China raises concerns with US over chip-making export controls, sanctions

By Joe Cash

BEIJING (Reuters) – China’s Commerce Minister Wang Wentao expressed concern over U.S. curbs preventing third countries from exporting lithography machines to China during a phone call with U.S. Commerce Secretary Gina Raimondo on Thursday, his ministry said.

Washington has used export controls to cut off China’s access to advanced chips and chip-making tools that could fuel breakthroughs in AI and sophisticated computers for its military. It has also lobbied allies with key suppliers to adopt similar curbs.

“Wang Wentao focussed on the United States’ restrictions on third-party exports of lithography machines to China, a (U.S.)investigation into the legacy chip supply chain, and sanctions that suppress Chinese enterprises,” a Commerce Ministry statement said.

Netherlands, home to the world’s leading chip equipment maker ASML, was one of the countries involved. On Jan. 1, ASML said the Dutch government had revoked an export licence covering the shipment of some of its equipment to China.

ASML’s most sophisticated machines – extreme ultraviolent “EUV” lithography machines – are already restricted and have never been shipped to China.

New U.S. export bans in October then stopped ASML from even sending older models of its DUV semiconductor equipment to China.

China was ASML’s biggest market in the third quarter of 2023, and responsible for 46% of the company’s sales.

“We are deeply concerned by the direct involvement of the United States in interfering with the export of lithography machines by Dutch companies to China,” Shu Jueting, a commerce ministry spokesperson, said at a press conference on Thursday.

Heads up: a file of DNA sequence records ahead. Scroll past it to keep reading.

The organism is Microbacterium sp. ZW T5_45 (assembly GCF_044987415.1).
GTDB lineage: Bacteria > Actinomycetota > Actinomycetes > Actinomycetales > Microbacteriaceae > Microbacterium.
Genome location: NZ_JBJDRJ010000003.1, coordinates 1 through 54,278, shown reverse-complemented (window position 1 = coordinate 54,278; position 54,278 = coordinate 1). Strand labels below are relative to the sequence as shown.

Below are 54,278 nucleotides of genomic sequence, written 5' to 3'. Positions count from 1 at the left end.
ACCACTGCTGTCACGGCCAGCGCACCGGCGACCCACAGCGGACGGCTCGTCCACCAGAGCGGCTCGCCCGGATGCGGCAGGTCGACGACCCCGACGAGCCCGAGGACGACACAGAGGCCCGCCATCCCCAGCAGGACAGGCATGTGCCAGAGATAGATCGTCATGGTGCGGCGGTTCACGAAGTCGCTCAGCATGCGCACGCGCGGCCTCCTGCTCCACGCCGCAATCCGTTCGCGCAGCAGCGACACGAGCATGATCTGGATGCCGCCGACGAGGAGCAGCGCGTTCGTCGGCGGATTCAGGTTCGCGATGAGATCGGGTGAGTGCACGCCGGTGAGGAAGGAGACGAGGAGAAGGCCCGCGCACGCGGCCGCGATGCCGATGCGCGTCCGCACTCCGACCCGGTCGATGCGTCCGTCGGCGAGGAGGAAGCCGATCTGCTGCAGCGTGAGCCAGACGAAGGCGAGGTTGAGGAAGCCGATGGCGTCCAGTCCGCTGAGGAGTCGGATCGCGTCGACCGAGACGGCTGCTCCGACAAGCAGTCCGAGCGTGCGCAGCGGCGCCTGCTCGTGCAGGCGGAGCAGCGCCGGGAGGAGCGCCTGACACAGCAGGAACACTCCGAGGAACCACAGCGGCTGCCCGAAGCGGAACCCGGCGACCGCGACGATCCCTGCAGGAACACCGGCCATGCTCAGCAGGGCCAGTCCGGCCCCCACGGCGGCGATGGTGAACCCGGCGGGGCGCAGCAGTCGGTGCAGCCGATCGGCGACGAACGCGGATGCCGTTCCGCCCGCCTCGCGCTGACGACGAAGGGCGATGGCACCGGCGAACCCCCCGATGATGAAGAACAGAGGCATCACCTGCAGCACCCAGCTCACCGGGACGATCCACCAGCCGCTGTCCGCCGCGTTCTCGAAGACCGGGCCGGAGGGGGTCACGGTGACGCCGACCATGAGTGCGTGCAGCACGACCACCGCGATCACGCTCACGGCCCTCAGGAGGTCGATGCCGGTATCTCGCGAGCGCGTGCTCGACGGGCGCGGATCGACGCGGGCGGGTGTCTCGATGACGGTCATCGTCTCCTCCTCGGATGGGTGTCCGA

“China firmly opposes the U.S. instrumentalising and weaponising export control issues, and even wantonly interfering in normal trade… we urge the Dutch side to respect the spirit of the contract,” she added.

Commerce Minister Wang’s discussion with Raimondo also highlights Beijing’s concern at a U.S. Department of Commerce survey into how U.S. companies are sourcing so-called legacy chips – current-generation and mature-node semiconductors – as the department moves to award nearly $40 billion in subsidies for semiconductor chips manufacturing.

The department said the survey aims to reduce national security risks posed by China and will focus on the use and sourcing of Chinese-manufactured legacy chips in the supply chains of critical U.S. industries.

Wang and Raimondo also discussed the boundary between national security concerns and trade and economic cooperation, China’s commerce ministry said.

(Additional reporting by Eduardo Baptista and Liz Lee; Editing by Muralikumar Anantharaman and Angus MacSwan)